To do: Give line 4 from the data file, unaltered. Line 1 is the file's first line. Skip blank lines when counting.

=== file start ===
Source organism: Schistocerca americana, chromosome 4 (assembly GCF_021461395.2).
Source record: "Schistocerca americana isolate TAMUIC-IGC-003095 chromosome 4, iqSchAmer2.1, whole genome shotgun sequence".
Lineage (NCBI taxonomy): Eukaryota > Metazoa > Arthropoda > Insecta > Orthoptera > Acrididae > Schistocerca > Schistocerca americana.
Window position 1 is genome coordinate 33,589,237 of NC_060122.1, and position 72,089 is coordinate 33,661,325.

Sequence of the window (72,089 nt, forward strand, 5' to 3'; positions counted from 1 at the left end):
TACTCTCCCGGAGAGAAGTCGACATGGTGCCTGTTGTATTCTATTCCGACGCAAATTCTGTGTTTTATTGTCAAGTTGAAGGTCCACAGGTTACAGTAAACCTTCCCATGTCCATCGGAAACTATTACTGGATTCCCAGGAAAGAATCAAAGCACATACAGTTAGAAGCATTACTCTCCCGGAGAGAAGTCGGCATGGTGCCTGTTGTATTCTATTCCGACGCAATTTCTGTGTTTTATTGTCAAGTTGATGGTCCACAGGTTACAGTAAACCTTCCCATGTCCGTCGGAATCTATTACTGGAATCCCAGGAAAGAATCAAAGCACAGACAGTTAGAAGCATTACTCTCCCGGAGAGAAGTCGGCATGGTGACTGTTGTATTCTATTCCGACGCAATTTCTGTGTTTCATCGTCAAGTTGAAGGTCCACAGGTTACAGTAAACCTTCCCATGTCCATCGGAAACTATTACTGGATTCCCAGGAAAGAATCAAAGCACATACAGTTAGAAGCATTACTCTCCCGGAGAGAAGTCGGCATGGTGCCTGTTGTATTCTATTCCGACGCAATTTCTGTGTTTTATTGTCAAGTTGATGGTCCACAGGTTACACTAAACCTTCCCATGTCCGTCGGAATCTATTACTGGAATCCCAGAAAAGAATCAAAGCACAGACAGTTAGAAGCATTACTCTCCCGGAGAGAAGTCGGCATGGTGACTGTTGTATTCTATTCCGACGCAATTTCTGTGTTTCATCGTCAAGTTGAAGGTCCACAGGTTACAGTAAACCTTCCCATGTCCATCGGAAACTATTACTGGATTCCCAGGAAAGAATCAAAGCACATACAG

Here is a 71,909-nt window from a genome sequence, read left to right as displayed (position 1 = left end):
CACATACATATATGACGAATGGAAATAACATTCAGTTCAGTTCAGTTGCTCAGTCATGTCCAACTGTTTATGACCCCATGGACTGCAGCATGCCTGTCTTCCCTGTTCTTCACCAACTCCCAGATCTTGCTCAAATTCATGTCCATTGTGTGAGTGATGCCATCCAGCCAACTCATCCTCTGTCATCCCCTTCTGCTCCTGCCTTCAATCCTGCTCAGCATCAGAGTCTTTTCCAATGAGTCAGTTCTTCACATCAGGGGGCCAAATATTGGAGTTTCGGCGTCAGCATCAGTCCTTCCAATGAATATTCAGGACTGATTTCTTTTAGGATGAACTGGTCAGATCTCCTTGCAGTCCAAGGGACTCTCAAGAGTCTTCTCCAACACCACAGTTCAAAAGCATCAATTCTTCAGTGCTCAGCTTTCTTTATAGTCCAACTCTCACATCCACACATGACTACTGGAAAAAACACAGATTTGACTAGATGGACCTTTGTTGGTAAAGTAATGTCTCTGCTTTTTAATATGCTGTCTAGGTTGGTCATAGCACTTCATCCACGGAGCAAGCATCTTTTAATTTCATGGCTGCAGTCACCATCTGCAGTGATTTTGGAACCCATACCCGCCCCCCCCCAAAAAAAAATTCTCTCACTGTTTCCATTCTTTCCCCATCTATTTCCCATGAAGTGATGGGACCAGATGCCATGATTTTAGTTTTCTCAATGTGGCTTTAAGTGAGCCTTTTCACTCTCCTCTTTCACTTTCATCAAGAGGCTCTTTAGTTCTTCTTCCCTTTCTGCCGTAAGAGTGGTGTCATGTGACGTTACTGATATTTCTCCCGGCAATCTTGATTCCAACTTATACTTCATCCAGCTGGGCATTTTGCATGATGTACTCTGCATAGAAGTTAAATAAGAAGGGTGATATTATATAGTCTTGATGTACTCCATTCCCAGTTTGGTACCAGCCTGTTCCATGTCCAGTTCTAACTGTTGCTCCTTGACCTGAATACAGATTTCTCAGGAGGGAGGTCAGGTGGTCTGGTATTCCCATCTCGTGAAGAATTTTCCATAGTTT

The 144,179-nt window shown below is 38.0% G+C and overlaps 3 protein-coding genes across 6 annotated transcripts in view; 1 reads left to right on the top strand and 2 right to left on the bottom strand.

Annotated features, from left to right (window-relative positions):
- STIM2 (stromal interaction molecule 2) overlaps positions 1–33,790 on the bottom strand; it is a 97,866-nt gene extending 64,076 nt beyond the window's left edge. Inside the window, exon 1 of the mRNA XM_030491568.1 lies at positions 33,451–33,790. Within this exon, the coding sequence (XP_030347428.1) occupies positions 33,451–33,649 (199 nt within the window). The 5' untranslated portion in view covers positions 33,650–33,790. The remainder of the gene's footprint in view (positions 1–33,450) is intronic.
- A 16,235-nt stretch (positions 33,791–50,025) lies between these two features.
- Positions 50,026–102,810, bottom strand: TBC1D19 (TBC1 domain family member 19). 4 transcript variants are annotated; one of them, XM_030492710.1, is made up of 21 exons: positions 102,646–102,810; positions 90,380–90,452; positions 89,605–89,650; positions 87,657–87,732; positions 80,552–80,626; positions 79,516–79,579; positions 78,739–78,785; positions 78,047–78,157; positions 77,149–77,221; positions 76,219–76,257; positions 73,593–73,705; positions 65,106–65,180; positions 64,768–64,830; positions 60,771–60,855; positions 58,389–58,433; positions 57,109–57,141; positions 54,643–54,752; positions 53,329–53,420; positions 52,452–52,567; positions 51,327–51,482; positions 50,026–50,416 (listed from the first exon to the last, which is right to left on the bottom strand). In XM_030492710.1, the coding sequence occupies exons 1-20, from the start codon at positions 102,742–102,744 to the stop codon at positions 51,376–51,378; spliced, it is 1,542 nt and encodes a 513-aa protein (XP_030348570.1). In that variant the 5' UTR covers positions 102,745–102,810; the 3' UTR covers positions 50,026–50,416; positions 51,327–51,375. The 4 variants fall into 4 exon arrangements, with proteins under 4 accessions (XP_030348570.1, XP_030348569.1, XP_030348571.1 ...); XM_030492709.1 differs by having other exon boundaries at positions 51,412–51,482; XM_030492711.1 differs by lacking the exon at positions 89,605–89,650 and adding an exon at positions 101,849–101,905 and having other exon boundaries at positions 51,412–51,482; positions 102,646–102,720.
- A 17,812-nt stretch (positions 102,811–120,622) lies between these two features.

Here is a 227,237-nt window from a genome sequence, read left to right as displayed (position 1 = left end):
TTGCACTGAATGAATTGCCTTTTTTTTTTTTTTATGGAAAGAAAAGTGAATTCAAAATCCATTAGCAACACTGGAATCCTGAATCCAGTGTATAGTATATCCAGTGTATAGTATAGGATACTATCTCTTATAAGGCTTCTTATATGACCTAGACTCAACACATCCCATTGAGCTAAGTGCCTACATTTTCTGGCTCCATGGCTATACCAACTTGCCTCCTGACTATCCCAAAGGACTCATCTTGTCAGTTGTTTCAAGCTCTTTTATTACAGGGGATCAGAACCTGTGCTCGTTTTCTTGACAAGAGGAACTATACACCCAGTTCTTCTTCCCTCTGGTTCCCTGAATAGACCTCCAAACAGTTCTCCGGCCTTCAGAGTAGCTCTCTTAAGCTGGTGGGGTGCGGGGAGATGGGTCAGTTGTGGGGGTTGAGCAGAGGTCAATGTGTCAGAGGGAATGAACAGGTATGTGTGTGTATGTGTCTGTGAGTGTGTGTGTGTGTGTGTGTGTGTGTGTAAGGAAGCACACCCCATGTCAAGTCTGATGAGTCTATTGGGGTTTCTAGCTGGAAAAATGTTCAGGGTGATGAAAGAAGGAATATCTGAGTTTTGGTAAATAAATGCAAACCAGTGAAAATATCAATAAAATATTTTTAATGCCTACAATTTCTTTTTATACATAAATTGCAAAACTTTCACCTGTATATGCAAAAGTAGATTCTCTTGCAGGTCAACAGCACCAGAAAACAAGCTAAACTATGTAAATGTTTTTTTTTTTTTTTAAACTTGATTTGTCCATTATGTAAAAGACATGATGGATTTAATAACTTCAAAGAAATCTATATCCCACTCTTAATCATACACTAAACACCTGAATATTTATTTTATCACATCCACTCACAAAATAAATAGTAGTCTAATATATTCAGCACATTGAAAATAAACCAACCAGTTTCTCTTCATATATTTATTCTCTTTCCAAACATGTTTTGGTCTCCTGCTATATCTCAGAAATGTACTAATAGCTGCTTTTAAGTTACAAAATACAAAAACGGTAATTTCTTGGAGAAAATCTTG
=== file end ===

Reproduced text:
Window position 1 is genome coordinate 33,589,237 of NC_060122.1, and position 72,089 is coordinate 33,661,325.